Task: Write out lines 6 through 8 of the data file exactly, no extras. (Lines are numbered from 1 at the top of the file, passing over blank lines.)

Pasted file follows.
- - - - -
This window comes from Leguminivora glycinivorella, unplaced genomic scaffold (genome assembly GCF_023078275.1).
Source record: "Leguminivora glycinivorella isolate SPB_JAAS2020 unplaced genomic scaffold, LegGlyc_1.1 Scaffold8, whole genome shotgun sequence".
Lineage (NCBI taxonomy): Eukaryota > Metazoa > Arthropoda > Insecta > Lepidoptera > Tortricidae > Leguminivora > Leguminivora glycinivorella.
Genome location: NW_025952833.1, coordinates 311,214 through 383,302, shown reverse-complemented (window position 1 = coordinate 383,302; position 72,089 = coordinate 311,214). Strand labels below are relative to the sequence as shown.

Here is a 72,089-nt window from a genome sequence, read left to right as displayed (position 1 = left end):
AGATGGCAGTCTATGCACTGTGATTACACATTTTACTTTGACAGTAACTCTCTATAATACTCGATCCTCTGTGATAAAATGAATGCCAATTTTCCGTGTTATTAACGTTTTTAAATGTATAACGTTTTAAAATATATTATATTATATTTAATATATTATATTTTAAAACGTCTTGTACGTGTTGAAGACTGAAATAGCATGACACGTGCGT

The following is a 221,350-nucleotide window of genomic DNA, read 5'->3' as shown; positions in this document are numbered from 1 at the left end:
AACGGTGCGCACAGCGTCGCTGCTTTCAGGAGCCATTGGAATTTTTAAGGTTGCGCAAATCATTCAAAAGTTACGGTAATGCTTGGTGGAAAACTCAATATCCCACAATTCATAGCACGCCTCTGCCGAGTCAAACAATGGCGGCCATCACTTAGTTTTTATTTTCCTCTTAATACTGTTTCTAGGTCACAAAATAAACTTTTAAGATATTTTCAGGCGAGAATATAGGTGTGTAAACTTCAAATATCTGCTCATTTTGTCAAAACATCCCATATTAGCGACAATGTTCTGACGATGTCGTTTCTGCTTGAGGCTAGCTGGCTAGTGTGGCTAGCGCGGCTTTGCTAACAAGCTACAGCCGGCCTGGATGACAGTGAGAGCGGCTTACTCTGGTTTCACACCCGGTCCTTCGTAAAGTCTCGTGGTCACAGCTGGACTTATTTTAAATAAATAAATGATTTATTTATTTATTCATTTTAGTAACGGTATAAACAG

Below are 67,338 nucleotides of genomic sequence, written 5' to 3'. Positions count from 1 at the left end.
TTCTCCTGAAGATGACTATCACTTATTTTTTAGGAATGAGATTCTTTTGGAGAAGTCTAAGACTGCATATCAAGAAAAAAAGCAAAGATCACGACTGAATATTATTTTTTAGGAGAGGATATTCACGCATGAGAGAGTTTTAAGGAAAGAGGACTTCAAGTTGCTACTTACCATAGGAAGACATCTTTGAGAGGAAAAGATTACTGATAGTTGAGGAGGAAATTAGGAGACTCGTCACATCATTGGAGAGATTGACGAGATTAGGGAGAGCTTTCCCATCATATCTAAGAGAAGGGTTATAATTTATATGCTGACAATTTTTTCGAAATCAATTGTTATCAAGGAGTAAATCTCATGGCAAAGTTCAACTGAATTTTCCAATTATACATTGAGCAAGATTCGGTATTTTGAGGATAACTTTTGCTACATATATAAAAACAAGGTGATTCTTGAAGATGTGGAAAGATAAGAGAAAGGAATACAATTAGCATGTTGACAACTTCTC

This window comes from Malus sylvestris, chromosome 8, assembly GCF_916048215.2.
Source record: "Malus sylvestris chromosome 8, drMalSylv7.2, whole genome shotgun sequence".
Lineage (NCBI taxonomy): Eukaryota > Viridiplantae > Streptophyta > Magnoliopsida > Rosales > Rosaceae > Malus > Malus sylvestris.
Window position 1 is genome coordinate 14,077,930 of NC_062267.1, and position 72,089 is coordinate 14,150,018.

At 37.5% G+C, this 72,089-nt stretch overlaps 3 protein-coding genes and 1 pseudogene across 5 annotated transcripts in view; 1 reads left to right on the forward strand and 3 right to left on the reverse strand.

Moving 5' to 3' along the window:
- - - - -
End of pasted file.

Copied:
AGATGGCAGTCTATGCACTGTGATTACACATTTTACTTTGACAGTAACTCTCTATAATACTCGATCCTCTGTGATAAAATGAATGCCAATTTTCCGTGTTATTAACGTTTTTAAATGTATAACGTTTTAAAATATATTATATTATATTTAATATATTATATTTTAAAACGTCTTGTACGTGTTGAAGACTGAAATAGCATGACACGTGCGT

The following is a 221,350-nucleotide window of genomic DNA, read 5'->3' as shown; positions in this document are numbered from 1 at the left end:
AACGGTGCGCACAGCGTCGCTGCTTTCAGGAGCCATTGGAATTTTTAAGGTTGCGCAAATCATTCAAAAGTTACGGTAATGCTTGGTGGAAAACTCAATATCCCACAATTCATAGCACGCCTCTGCCGAGTCAAACAATGGCGGCCATCACTTAGTTTTTATTTTCCTCTTAATACTGTTTCTAGGTCACAAAATAAACTTTTAAGATATTTTCAGGCGAGAATATAGGTGTGTAAACTTCAAATATCTGCTCATTTTGTCAAAACATCCCATATTAGCGACAATGTTCTGACGATGTCGTTTCTGCTTGAGGCTAGCTGGCTAGTGTGGCTAGCGCGGCTTTGCTAACAAGCTACAGCCGGCCTGGATGACAGTGAGAGCGGCTTACTCTGGTTTCACACCCGGTCCTTCGTAAAGTCTCGTGGTCACAGCTGGACTTATTTTAAATAAATAAATGATTTATTTATTTATTCATTTTAGTAACGGTATAAACAG